I was in Target’s the other day buying things I really don’t need but that’s what is so great about Target. You pretty much can justify almost every purchase because it is so inexpensive. After my leisurely walk through the aisles I make a right turn to the card section to select a card for my dad. After a moment I felt a sharp intake of breath ; shock and horror set in immediately like an illness that comes on suddenly and wipes you out. I stop, stand still and I reach for the cart to steady myself. My father has been dead for ten years.
I don’t see his image in the streets anymore like I used to do for years after his death. Father’s Day, however, is something that is so ingrained in me that every single year I do the same exact thing. I go automatically to the Father’s Day section. I don’t have a father anymore and the realization from that is always new and it always hurts like a fresh wound. Moments of past misery hit me like a strong wave that pulls me under.
Every year on or around Father’s Day I go to the cemetery and put round white stones on his grave site. I clean off all the debris, pieces of dead brown leaves that crackle and fall apart, twigs, black soot from a harrowing winter and I clean things up a little. I bring a bouquet of flowers when I go. It’s the least I can do for a father who bought me a single red rose every year on my birthday. I talk to my dad at the cemetery and I weep. I weep in anticipation of getting there so my tears start rolling down my cheeks way before I have arrived. I park my car in the same spot, sometimes I will walk a few steps and then come back, go in the opposite direction and return quickly.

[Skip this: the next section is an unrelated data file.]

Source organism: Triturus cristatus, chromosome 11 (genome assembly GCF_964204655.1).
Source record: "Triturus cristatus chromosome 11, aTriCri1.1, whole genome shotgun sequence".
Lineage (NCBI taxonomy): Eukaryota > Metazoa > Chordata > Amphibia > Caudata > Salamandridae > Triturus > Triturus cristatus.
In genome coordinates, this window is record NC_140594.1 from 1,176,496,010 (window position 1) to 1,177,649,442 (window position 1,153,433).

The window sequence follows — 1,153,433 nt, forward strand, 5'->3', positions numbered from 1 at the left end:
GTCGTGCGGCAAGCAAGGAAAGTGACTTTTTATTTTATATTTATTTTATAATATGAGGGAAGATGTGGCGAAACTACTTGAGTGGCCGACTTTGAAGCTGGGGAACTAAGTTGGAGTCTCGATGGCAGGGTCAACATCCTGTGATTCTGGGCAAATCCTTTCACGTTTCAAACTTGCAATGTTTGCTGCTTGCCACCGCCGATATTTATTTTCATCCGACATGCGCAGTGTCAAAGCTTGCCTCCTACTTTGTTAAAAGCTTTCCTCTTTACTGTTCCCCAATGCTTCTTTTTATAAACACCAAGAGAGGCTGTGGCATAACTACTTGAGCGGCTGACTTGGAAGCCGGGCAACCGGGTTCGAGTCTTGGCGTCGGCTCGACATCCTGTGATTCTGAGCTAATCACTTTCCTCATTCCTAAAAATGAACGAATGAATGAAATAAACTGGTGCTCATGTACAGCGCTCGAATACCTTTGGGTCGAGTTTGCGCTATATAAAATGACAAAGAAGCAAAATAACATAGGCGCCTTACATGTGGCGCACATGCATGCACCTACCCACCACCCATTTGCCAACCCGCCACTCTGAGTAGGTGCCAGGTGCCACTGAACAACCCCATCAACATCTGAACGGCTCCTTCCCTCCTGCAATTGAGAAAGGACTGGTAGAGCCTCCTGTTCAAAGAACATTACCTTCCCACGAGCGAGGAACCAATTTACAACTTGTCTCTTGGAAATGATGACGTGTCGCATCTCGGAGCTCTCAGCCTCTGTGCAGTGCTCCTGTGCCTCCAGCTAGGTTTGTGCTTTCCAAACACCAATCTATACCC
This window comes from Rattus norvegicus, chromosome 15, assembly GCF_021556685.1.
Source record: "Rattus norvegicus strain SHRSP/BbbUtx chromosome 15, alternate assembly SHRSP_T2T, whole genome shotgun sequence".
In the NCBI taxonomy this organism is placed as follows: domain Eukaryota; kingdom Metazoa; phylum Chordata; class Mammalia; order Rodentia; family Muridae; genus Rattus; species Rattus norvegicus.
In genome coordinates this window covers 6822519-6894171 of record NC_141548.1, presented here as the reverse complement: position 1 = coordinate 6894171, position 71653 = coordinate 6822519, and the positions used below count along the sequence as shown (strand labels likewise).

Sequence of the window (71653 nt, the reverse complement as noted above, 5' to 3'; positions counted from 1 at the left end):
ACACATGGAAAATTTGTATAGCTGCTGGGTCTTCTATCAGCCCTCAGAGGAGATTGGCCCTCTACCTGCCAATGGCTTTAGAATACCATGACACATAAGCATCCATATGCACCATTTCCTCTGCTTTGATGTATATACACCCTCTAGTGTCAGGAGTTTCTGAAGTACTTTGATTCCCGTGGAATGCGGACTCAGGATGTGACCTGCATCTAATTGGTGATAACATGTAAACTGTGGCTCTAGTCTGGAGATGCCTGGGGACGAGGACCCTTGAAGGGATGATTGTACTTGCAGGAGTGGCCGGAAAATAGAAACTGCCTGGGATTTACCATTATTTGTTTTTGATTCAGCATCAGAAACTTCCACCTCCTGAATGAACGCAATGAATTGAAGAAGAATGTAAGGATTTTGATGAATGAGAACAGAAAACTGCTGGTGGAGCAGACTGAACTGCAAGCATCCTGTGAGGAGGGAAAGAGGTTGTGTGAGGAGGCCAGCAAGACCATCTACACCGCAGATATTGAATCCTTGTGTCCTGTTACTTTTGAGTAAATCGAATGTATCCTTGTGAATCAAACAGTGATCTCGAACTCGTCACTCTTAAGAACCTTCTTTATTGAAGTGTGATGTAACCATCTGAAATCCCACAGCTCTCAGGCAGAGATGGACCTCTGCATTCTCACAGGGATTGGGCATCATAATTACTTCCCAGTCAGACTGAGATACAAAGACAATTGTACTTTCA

This year, as if a gift from heaven, my son’s High School graduation is on Father’s Day and that makes me extraordinarily happy. I feel, actually, I know, that my father will be with us at the celebration. He will be there in spirit with his family, seeing his grandson graduate. Maybe he will be in the soft breeze that blows, hidden in the colors of a rainbow, in the light of the raindrops that may shower us, or in the rays of the beaming sun nodding his approval, showcasing his pride. He will be there.
I know I won’t have lunch with my dad again, or be able to listen to one of his “educational talks” or laugh hysterically when he used to take the vacuum cleaner out when he thought company was staying too long. It’s not as if I can have one last hug from him or a kiss on the top of my head. I can imagine his soft hands but I can’t feel them anymore, but I carry him around with me in my heart forever.